This is a handy behavior to teach any dog, including dogs residing in the barn. There will be times in a dog's life when he or she is needed to remain in one place for some period, whether a minute or two or even an hour or two. Having a safe place to hang out for a while with no other expectation accept to remain there can also help a dog relax and feel secure.
While living at the barn, the dogs can use "go to place" to remain in one spot while one of their barnmates is either brushing up on training or even playing. They have a beautiful vantage spot from the porch. Having a little downtime at their "place" can provide a much needed respite after working hard or playing hard.
Here's Star demonstrating her command of this command:
For such an active girl as she is, being able to remain in one location will help her recover, relax, and cool down, too.
Once the barn residents are in their own permanent homes, this handy behavior could be used for a variety of situations they will encounter in everyday canine life. Guests and friends arriving creating lots of excitement and anticipation: let's wait at my place until everyone is inside and the door has been closed. A delivery being made to my home (could be that mammoth bag of bully sticks mom ordered): a good place to wait until the delivery has been made would be my favorite mat. Noisy children coming over who might forget how to be calm when approaching a dog: helpful to wait patiently while the youngsters are reminded how to act appropriately around the family canine.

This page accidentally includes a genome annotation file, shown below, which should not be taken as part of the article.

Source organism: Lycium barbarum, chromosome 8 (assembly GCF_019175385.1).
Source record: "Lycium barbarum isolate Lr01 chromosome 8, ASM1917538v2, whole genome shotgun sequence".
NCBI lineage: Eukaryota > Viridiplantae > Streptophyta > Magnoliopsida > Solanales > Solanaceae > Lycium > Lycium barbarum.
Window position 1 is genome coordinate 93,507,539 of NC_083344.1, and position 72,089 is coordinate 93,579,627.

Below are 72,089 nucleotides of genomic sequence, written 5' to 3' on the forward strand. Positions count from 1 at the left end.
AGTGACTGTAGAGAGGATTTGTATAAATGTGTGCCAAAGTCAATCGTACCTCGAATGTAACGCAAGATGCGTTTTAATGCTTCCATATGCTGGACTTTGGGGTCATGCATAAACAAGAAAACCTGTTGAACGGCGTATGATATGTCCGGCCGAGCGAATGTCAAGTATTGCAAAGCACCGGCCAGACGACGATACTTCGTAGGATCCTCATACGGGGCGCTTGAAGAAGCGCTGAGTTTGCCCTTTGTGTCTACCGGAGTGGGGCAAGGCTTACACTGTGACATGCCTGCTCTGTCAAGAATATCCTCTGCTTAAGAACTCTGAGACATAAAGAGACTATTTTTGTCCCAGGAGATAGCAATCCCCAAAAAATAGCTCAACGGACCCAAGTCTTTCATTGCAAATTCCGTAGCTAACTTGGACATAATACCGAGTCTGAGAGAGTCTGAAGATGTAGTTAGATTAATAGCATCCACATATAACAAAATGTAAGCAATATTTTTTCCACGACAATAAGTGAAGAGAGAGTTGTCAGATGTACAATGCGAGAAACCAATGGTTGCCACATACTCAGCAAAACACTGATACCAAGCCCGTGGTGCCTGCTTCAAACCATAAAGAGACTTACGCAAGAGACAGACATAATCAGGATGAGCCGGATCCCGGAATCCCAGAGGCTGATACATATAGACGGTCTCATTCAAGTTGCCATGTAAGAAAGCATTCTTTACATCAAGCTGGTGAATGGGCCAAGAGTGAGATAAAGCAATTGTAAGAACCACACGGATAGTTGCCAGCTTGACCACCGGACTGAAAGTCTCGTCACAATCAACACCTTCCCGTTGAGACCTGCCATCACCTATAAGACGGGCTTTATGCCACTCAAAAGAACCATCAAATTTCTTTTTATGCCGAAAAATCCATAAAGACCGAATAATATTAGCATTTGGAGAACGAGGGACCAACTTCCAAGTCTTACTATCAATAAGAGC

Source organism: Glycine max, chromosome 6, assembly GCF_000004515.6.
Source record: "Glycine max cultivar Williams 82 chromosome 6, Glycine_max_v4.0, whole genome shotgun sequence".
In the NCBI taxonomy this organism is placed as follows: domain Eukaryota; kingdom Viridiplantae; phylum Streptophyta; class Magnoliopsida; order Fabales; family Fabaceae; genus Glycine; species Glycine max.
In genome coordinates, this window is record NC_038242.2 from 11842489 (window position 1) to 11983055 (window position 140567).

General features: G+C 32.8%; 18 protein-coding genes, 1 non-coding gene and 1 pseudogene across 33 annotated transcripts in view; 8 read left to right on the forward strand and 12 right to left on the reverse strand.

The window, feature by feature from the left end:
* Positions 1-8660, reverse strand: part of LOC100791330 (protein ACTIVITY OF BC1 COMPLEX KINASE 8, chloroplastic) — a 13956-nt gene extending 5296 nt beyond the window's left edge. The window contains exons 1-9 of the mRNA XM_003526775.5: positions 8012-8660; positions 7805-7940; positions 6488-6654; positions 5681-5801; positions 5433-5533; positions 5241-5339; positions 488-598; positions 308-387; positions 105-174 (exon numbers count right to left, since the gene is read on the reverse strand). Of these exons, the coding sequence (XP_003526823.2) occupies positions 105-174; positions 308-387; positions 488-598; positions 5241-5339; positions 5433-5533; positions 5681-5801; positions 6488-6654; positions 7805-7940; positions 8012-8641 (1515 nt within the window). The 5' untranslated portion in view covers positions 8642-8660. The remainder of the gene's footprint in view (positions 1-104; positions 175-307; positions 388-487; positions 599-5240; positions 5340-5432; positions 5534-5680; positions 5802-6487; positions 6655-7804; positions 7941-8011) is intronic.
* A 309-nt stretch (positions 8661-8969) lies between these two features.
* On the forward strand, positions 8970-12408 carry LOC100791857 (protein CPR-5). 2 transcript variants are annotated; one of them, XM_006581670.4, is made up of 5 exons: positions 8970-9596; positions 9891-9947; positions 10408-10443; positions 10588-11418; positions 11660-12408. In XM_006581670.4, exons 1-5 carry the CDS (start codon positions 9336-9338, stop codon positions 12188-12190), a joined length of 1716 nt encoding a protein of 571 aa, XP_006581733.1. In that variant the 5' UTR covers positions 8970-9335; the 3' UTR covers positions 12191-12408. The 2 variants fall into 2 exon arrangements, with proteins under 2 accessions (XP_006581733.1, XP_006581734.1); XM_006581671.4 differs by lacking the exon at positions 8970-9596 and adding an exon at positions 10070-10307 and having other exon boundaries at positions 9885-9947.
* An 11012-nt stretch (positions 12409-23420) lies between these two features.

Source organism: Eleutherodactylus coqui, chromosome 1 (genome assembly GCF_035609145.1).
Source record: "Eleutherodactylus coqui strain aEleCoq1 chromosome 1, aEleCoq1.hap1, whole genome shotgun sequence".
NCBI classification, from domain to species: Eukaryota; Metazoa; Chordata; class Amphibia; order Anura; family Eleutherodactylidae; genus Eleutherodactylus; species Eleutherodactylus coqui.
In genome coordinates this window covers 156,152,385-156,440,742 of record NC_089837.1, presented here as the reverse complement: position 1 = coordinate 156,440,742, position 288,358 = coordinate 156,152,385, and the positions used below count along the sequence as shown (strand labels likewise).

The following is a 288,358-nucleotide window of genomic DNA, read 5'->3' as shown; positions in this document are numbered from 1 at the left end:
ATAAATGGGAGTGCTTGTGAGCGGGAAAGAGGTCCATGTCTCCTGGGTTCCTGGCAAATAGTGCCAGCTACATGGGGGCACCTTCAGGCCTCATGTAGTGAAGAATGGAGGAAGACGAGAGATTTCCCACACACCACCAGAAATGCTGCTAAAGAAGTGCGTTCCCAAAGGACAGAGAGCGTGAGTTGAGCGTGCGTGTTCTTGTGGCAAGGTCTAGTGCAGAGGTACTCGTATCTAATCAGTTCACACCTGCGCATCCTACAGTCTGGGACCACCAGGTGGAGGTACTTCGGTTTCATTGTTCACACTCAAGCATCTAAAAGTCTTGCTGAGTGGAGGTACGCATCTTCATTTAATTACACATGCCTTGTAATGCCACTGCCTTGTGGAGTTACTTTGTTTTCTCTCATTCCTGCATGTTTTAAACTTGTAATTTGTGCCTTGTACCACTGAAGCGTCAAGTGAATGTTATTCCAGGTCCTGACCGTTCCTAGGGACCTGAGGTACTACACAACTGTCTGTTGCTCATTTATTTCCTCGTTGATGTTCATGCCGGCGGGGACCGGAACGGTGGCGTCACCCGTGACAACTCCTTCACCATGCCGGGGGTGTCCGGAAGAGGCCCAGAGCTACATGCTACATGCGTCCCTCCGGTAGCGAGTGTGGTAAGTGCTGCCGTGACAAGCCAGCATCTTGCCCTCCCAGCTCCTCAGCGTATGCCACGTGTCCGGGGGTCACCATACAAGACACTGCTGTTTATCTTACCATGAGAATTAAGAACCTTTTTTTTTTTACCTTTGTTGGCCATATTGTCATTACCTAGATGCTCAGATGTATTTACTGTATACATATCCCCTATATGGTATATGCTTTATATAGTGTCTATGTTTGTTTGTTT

"Go to place" is also extremely useful if one of the barn residents gets involved with a canine sport. The athlete can quietly and calmly wait in his or her place while watching competitors run an agility course or complete a rally course. And certainly we've had some dogs spend time at the barn who would make excellent therapy dogs. Staying in place is exactly what's needed while a child reads to him or her, or remaining on a stool so someone lying in bed is able to reach down and pet a therapy dog providing comfort and reassurance.
Even Captain Spanky, only residing at the barn for a short time now, picked up this new behavior very quickly, as he shows here: The barn dogs are provided with lots of opportunities to learn behaviors that will help them be quickly successful in their new homes, but can also serve them well should they want to make their marks on the world in other ways. Who could resist settling down with either Spanky or Star for some restful, therapeutic dog time?